When I set out on this sabbatical, my biggest apprehension was that I would not make any friends. This is not because I am particularly unsocial or painfully shy. I can talk to people and natter away, but I do not know how to take it to the next level after. How do you ask someone for a drink or dinner without sounding needy? What happens if they say no? It is like dating in reverse. Instead of your gaggle of girlfriends to fall back on when things go wrong, you have your partner.
We spent one month in Biarritz, where we met some lovely people but we never made any solid connections. Arriving in Ericeira, I was concerned it would be a repeat of the same thing. Friendship is organic and cannot be forced. It requires effort and commitment on both sides which means the other person needs to be just as keen as you. It also requires time, something that is particularly difficult in a place where everyone is in constant flux.
I ended up meeting almost all of the people who I have come to consider friends while attending surf classes. This was partly because the atmosphere in a surf class is pretty genial and the pre-surf class rituals of putting on wetsuits and walking to the beach provide an ideal moment to chat and get to know each other. The other reason I think my friends ended up coming out of surf classes is the mutual interest.
Surfing can get a bit obsessive (ahem). You spend your day gearing up to go out, then you go out and give it your best try and then you want to talk about all the successes and failures you have had while in the water. Until arriving in Ericeira, the only other person I knew who cared about surfing like I did was my boyfriend. Suddenly however, we were being opened up to a world of equally eager, excited and ambitious beginner surfers.
We met one couple who’s level was similar to ours and who had the same passion for surfing as we did. It happened so simply. One day in the water, the girl paddled over and asked if we would like to go for Indian one night that week. I replied that we would love to. Suddenly we were meeting up and discussing what we had learned in the water, scheduling sessions we could go out together, bonding over the things we loved about surfing – the list of surf related topics seemed endless. The shared passion created a safe space, and slowly, organically, we started to talk about personal things, open up about who we all were.
It truly was the ultimate game changer. Suddenly the trip was more than a crazy thing we were doing. Making friends grounded us. Somehow the shared chats, the easily spent moments together gave a meaning to our adventure we had not yet found. Sharing surfing moments – be it the good or the terrible – with other people who cared and understood was the most liberating and exciting thing I had done since I started surfing.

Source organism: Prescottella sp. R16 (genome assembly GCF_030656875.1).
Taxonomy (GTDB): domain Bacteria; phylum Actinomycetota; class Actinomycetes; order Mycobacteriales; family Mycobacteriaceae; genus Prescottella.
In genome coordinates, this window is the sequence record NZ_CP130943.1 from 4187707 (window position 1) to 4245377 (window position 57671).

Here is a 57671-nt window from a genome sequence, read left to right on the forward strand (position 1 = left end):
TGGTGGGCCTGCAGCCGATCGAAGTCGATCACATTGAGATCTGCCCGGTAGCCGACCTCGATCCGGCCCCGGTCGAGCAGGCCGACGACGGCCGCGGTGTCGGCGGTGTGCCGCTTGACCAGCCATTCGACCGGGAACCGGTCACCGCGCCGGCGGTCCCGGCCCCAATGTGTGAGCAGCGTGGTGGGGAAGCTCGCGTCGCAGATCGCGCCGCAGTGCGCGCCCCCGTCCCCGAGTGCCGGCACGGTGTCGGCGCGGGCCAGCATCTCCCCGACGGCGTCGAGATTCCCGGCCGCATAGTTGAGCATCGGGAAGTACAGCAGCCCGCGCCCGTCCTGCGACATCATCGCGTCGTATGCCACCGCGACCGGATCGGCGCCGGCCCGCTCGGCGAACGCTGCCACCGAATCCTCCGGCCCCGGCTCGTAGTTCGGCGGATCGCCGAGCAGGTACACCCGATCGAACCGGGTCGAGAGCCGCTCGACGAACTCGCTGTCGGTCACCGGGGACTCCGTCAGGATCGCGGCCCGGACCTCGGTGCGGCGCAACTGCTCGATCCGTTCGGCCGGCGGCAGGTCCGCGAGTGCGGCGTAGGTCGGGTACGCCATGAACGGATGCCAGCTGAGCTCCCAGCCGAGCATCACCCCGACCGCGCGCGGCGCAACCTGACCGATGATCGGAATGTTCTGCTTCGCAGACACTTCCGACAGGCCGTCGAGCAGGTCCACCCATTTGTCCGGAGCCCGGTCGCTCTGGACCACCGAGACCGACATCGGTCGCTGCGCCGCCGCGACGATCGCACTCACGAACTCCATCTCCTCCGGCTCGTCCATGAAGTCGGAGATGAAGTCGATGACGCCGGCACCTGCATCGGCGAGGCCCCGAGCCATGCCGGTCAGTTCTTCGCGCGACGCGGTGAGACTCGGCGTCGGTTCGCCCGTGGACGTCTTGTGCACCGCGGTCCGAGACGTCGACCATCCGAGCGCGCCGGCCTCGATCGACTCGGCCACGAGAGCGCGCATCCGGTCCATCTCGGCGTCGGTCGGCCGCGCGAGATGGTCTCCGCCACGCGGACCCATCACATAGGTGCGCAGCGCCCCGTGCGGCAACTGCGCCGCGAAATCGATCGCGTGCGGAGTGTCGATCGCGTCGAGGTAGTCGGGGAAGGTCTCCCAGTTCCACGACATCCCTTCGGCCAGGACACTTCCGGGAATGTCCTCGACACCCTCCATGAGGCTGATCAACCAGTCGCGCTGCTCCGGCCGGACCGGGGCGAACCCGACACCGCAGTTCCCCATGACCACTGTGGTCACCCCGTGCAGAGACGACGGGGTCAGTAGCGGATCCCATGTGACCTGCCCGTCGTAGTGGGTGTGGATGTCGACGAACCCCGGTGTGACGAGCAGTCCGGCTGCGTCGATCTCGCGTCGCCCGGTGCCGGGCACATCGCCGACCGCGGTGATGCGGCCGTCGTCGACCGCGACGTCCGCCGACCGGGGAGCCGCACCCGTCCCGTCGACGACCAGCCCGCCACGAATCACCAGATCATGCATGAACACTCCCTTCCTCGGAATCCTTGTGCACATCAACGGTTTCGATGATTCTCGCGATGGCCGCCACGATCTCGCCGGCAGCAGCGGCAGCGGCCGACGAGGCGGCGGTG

The huge irony about making friends was that once we had made friends with the amazing couple, we started making friends with other people too. Suddenly the fear of refusal was reduced. I cannot say how wonderful it was to find people to celebrate my 30th birthday with who I truly liked and wanted to be with me. Spending an evening surrounded by new friends was the most uplifting thing I could ever have asked for.
When you travel you can easily feel quite lonely. Even if you are travelling with a partner (in fact, perhaps more so if you are travelling with a partner), it can feel quite isolated. To make friends, or even just friendly acquaintances helps smash through the isolation and make you feel more connected.
The first day I paddled out with my new surf friends, I felt my heart sore. The session itself was irrelevant (conditions were terrible), but just the joy of being part of a tiny surf gang, to head into the waves altogether and cheer and encourage and surmount together was magic.
Part of this magic is directly related to our surf level. There are a lot of people who surf in the world, and there are a lot of people who have tried surfing. What is much much harder to find, and infinitely more precious when you do, is people who are committed, who are willing to work hard, but who are still learning. I do not understand how there are not more of us out there – surely we cannot be the only adults learning to surf – but somehow the group of ‘committed but not quite there yet’ surfers is elusive. This made my friendships even more precious and special.
Not only have we made friends, but we get to be part of each others surf story. It may not sound like much – unless you are into surfing. And then it is the world.